I think the aff needs to do more than throw their blocks of state good, policy making good, and extinction outweighs. Doesn't mean you can't read those arguments, I just like when teams make smart analysis on how you don't link or in line with the alternative.
Explaining what your alt does, looks like, and how that solves for the impacts throughout the debate will put you very far ahead.
I vote neg on the K when they win it's mutually exclusive their framework and a link (a note for this, just because you are the only side that presents a framework and they don't read a we meet doesn't mean an auto win. If they can win an impact turn on the K that makes it not fit the framework then I won't vote for it.), or when they show how the aff makes a bad thing much worse and they win a way to avoid that. I vote aff on the K when they win their model of debate, they show they don't link or link turn, they win an impact turn (that is not morally egregious), the alt is bad, or a permutation that makes sense and is explained well.
I'd prefer it if the aff defends something, it makes your life much easier, but if you are not going to then you better be ready to defend that.
It is probably a good thing if your aff is connected to the topic, and especially your mechanism, but if you want to not even mention the topic then go for it.
I'm a big fan of presumption arguments, being able to take out solvency and turn the case is very good.
I really enjoy seeing the cap K against K Affs as I think most often it is the most important discussion, but also variety is cool. I think academy Ks are neat, or any other K you feel, just be confident with it. You should probably be saying "no perms in a methods debate" also.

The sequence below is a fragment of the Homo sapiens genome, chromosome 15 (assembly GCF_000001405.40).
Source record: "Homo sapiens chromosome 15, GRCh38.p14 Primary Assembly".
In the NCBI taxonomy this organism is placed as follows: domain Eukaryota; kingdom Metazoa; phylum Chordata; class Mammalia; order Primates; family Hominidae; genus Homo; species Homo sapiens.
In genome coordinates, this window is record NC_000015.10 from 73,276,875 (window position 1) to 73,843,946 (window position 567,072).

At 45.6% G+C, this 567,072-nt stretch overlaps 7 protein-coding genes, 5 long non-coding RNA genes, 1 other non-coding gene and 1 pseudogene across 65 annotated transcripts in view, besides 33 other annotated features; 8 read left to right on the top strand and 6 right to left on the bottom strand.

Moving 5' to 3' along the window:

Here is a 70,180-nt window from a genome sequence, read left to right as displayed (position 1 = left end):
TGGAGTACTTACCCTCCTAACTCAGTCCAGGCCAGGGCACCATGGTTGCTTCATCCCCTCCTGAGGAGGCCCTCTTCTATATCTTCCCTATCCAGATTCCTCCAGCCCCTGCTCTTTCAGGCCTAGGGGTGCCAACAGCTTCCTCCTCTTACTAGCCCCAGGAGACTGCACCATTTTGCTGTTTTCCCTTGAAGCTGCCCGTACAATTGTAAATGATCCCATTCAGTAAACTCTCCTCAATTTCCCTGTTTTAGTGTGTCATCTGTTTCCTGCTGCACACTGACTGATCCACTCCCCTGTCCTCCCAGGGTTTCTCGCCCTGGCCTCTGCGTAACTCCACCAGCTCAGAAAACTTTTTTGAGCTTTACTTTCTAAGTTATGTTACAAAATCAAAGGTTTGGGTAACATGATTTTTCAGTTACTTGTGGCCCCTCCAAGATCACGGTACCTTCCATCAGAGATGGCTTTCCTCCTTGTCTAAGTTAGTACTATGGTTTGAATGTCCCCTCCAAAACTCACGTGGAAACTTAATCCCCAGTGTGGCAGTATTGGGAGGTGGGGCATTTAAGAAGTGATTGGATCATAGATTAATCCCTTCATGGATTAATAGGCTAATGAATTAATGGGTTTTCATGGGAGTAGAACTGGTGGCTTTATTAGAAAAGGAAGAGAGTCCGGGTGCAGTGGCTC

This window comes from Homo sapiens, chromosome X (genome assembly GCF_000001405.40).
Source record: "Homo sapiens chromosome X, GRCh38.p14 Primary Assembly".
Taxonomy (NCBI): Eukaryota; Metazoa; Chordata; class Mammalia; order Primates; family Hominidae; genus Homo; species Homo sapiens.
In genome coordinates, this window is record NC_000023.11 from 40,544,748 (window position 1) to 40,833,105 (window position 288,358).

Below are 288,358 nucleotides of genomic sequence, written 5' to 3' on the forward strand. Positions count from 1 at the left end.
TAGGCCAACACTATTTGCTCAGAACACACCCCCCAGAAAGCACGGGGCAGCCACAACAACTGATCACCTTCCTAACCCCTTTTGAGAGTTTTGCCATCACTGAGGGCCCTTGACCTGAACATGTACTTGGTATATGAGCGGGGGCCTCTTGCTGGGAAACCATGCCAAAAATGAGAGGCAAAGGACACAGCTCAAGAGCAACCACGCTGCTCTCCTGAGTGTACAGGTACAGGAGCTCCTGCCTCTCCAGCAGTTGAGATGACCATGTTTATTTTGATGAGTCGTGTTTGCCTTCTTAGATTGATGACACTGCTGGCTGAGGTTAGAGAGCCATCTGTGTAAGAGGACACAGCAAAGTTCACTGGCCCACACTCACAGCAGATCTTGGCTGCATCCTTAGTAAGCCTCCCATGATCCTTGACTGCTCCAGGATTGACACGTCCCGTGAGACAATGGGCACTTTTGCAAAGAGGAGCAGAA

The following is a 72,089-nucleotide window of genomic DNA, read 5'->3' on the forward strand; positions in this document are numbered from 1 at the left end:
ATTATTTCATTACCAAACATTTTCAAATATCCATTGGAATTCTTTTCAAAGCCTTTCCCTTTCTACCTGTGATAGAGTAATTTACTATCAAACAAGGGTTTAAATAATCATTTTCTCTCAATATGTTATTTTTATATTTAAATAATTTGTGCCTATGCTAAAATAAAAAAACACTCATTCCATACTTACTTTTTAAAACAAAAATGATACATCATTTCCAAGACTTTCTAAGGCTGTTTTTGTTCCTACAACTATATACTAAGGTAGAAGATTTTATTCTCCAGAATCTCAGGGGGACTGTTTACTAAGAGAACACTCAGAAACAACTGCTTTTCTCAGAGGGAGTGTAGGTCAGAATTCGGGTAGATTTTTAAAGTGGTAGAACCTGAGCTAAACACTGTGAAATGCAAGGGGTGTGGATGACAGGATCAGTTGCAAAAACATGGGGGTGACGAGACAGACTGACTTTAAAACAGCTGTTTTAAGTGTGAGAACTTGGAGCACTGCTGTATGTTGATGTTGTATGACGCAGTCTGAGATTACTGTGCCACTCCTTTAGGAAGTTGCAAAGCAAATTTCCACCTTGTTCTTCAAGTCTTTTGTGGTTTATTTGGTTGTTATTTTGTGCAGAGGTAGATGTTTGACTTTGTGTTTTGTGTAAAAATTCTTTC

I vote neg when they win an alternative model of debate is better and potentially includes the affirmative, the affirmative advocacy does not actually solve for their impacts, the aff advocacy creates more impacts than solvency, or if the neg wins a counter advocacy. I vote aff when they win their model of debate is preferable, the advocacy is able to create some solvency and not create impacts, or they win that they can exist with a counteradvocacy or that advocacy is not preferable.
I did some LD in high school, it was mostly trad value/criterion though so I am pretty inexperienced with circuit LD.
I am probably better for policy (y'all call it LARP?) and K arguments since that is my background. Phil seems interesting, but I have no experience with it or many of the arguments. I know some Rawls and Kant, but if your phil args are not super easy to understand you may want to read something else.
I don't entirely know what tricks are, if its just theory then great! I love theory debates. But, if it is more cheap shot, one line theory args or just silly args, I am not your judge and more than willing to hold the line on arguments I think are not pedagogically valuable.
I think the rest of my paradigm should answer most questions you may have, but if it does not, ask me anything! I don't really know what a good LD paradigm looks like so I def missed something. I am still super excited to judge your round!
Stolen Paradigm Lines I Agree With
"I want my opinion to come into play as little as possible during the round. I would like to be told how to vote and why, by the end of the rebuttals I will almost always pick the easiest simplest route to ballot possible. You can do this through Impact Calc, Framing debates, link directionality claims, etc. I don’t particularly care what the debate ends up being about, topical or in total rejection of the resolution I’ll be fine either way."- Nadya Steck (Her entire paradigm could just be mine)
"Impact framing is essential for all arguments, regardless of content/form. I almost always vote for the team who better frames "what is important" and explains how it interacts with other arguments. The magic words are "even if..." and "they say ... but". Winning 2NRs and 2ARs use these phrases to 'frame' the big picture of the debate."- Eric Lanning